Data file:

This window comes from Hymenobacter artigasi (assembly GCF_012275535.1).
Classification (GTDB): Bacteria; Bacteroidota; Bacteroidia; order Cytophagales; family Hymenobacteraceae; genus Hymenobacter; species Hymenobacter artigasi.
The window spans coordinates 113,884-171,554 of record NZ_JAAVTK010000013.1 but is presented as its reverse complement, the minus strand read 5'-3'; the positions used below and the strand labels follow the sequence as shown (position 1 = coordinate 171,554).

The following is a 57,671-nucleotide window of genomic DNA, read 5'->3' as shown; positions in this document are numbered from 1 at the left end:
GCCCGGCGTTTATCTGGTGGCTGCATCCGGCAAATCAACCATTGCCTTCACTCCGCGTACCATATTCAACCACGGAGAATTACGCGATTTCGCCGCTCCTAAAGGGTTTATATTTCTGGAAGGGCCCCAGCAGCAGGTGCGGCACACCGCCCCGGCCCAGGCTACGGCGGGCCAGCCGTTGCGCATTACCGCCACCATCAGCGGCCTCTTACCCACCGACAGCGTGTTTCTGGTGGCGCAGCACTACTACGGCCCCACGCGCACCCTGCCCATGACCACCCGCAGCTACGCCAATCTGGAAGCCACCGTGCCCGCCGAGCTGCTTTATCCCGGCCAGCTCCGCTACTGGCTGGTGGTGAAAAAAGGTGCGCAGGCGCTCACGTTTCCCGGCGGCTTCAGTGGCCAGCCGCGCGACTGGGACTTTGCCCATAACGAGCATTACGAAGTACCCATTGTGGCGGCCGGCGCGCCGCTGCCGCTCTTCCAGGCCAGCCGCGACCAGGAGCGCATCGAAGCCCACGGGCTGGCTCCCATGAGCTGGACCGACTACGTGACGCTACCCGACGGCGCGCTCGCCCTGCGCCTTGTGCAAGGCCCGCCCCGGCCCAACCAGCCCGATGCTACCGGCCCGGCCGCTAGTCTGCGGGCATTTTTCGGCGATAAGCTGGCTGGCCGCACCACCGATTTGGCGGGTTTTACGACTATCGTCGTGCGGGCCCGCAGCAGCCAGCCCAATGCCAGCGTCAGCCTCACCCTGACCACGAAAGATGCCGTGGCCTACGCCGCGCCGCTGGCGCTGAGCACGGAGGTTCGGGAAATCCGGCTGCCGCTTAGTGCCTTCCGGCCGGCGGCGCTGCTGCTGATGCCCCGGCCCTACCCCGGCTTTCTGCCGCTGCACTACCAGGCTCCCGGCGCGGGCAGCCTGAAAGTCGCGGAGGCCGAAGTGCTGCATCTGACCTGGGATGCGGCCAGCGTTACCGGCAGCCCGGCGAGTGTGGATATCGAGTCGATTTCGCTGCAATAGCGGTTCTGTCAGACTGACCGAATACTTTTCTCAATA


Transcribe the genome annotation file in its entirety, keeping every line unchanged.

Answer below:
This window comes from Hymenobacter artigasi (assembly GCF_012275535.1).
Classification (GTDB): Bacteria; Bacteroidota; Bacteroidia; order Cytophagales; family Hymenobacteraceae; genus Hymenobacter; species Hymenobacter artigasi.
The window spans coordinates 113,884-171,554 of record NZ_JAAVTK010000013.1 but is presented as its reverse complement, the minus strand read 5'-3'; the positions used below and the strand labels follow the sequence as shown (position 1 = coordinate 171,554).

The following is a 57,671-nucleotide window of genomic DNA, read 5'->3' as shown; positions in this document are numbered from 1 at the left end:
GCCCGGCGTTTATCTGGTGGCTGCATCCGGCAAATCAACCATTGCCTTCACTCCGCGTACCATATTCAACCACGGAGAATTACGCGATTTCGCCGCTCCTAAAGGGTTTATATTTCTGGAAGGGCCCCAGCAGCAGGTGCGGCACACCGCCCCGGCCCAGGCTACGGCGGGCCAGCCGTTGCGCATTACCGCCACCATCAGCGGCCTCTTACCCACCGACAGCGTGTTTCTGGTGGCGCAGCACTACTACGGCCCCACGCGCACCCTGCCCATGACCACCCGCAGCTACGCCAATCTGGAAGCCACCGTGCCCGCCGAGCTGCTTTATCCCGGCCAGCTCCGCTACTGGCTGGTGGTGAAAAAAGGTGCGCAGGCGCTCACGTTTCCCGGCGGCTTCAGTGGCCAGCCGCGCGACTGGGACTTTGCCCATAACGAGCATTACGAAGTACCCATTGTGGCGGCCGGCGCGCCGCTGCCGCTCTTCCAGGCCAGCCGCGACCAGGAGCGCATCGAAGCCCACGGGCTGGCTCCCATGAGCTGGACCGACTACGTGACGCTACCCGACGGCGCGCTCGCCCTGCGCCTTGTGCAAGGCCCGCCCCGGCCCAACCAGCCCGATGCTACCGGCCCGGCCGCTAGTCTGCGGGCATTTTTCGGCGATAAGCTGGCTGGCCGCACCACCGATTTGGCGGGTTTTACGACTATCGTCGTGCGGGCCCGCAGCAGCCAGCCCAATGCCAGCGTCAGCCTCACCCTGACCACGAAAGATGCCGTGGCCTACGCCGCGCCGCTGGCGCTGAGCACGGAGGTTCGGGAAATCCGGCTGCCGCTTAGTGCCTTCCGGCCGGCGGCGCTGCTGCTGATGCCCCGGCCCTACCCCGGCTTTCTGCCGCTGCACTACCAGGCTCCCGGCGCGGGCAGCCTGAAAGTCGCGGAGGCCGAAGTGCTGCATCTGACCTGGGATGCGGCCAGCGTTACCGGCAGCCCGGCGAGTGTGGATATCGAGTCGATTTCGCTGCAATAGCGGTTCTGTCAGACTGACCGAATACTTTTCTCAATA